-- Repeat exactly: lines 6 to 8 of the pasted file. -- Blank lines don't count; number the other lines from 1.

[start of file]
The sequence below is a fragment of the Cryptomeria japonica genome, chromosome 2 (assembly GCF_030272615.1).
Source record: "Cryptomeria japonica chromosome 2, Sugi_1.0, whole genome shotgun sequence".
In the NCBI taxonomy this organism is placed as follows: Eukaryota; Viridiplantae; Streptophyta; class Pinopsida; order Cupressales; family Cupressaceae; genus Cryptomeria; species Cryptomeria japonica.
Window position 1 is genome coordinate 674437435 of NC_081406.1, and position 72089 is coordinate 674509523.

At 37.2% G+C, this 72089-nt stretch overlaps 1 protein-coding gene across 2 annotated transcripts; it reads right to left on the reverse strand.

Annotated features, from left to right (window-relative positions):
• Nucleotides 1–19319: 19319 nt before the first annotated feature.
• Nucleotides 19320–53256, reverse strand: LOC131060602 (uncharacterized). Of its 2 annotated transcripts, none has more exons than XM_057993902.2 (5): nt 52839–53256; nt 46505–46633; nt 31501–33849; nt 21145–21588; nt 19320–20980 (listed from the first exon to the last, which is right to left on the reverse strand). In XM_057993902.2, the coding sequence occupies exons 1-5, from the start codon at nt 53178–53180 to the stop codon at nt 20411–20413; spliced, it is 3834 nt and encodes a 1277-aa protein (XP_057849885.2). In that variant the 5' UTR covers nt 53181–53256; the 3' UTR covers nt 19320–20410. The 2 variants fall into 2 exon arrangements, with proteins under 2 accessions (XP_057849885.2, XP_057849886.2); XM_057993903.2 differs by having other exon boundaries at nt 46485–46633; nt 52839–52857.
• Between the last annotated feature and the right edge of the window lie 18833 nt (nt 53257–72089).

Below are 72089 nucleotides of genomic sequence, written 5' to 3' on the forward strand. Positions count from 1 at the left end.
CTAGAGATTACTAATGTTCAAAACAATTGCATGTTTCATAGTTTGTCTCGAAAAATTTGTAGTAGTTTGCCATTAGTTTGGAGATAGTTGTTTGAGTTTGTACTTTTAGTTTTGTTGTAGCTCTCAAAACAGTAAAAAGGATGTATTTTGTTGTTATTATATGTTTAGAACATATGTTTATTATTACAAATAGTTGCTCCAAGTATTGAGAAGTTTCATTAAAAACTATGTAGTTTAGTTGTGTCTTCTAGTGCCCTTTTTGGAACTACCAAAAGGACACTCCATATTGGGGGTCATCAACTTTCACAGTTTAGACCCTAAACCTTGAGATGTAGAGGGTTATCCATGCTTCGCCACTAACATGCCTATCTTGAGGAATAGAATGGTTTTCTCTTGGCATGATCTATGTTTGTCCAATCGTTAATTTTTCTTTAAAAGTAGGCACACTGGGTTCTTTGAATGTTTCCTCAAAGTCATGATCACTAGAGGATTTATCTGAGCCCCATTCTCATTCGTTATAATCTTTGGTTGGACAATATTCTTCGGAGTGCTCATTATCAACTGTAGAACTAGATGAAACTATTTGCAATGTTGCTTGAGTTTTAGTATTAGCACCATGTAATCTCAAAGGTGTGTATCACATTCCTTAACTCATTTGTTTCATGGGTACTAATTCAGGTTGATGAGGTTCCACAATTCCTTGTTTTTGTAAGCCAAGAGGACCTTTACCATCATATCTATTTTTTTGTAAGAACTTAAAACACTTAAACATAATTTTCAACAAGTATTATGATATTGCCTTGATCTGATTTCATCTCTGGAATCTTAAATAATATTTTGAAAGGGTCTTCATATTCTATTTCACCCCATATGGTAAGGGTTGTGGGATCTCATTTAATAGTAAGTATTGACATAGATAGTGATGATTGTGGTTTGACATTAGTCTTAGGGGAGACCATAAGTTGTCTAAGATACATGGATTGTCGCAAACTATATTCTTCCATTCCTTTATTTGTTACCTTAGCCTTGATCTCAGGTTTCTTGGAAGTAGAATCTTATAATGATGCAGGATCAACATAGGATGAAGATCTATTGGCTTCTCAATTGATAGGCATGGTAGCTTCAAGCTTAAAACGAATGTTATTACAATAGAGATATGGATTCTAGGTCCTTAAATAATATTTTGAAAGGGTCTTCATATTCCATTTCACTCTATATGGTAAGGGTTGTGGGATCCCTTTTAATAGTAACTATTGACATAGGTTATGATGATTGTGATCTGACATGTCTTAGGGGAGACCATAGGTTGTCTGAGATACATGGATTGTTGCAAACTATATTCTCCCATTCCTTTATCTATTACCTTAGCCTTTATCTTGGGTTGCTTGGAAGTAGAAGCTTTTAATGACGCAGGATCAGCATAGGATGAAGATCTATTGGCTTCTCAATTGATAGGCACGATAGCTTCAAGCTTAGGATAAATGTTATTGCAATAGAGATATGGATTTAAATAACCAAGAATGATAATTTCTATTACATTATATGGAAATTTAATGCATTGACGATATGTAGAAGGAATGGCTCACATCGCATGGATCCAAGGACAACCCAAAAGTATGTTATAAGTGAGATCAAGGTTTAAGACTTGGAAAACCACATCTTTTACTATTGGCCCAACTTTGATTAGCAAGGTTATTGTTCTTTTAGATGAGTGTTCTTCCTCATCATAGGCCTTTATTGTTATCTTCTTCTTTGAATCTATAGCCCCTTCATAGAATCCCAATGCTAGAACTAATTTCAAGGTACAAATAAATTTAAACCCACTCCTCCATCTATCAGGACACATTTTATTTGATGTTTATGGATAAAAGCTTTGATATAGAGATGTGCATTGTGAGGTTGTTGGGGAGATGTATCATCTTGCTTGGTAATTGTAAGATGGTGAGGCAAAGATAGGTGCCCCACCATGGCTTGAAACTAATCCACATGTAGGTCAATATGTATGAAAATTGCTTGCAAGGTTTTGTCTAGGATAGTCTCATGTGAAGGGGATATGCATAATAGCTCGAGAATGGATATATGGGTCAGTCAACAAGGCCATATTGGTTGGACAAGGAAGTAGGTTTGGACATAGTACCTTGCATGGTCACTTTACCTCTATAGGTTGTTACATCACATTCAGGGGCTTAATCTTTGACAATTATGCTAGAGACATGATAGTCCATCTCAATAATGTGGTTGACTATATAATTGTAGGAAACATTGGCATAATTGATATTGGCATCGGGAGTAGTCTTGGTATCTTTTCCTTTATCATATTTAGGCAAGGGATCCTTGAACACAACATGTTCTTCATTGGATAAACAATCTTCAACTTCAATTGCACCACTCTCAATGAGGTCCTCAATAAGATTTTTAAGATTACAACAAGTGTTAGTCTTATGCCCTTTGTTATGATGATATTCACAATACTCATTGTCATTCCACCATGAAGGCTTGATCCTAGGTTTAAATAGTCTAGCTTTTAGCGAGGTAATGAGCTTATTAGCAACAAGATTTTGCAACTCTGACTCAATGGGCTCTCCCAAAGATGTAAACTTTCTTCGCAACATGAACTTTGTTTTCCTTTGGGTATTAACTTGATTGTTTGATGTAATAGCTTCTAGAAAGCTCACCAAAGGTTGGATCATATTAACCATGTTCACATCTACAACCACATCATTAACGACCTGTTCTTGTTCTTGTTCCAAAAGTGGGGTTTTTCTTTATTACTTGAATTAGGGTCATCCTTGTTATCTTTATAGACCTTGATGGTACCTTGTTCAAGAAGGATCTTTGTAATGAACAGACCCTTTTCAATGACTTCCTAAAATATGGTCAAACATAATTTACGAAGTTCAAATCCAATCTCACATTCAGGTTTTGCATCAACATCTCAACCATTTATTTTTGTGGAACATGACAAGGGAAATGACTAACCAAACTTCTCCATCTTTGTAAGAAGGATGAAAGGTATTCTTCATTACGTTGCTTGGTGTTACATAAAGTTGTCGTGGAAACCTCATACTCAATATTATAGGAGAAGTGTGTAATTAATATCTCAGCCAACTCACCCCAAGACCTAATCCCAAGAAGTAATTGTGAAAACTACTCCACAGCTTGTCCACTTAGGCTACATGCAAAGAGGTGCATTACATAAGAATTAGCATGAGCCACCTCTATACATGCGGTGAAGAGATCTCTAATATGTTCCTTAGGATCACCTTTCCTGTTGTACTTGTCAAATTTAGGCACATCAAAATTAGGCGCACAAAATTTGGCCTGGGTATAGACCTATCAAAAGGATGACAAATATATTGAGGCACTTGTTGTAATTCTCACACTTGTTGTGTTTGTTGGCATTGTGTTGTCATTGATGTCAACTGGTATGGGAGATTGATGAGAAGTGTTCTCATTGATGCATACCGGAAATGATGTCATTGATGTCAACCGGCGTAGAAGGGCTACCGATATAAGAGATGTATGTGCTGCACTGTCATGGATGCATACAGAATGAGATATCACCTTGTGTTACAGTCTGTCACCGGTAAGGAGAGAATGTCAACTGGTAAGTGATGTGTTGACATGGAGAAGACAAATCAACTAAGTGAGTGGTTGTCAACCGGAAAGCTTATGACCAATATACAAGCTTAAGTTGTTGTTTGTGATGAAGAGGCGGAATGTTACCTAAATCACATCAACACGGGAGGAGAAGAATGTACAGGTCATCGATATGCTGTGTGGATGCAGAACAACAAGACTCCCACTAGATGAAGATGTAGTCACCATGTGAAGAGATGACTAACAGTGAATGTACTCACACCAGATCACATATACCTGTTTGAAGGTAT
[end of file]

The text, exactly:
Annotated features, from left to right (window-relative positions):
• Nucleotides 1–19319: 19319 nt before the first annotated feature.
• Nucleotides 19320–53256, reverse strand: LOC131060602 (uncharacterized). Of its 2 annotated transcripts, none has more exons than XM_057993902.2 (5): nt 52839–53256; nt 46505–46633; nt 31501–33849; nt 21145–21588; nt 19320–20980 (listed from the first exon to the last, which is right to left on the reverse strand). In XM_057993902.2, the coding sequence occupies exons 1-5, from the start codon at nt 53178–53180 to the stop codon at nt 20411–20413; spliced, it is 3834 nt and encodes a 1277-aa protein (XP_057849885.2). In that variant the 5' UTR covers nt 53181–53256; the 3' UTR covers nt 19320–20410. The 2 variants fall into 2 exon arrangements, with proteins under 2 accessions (XP_057849885.2, XP_057849886.2); XM_057993903.2 differs by having other exon boundaries at nt 46485–46633; nt 52839–52857.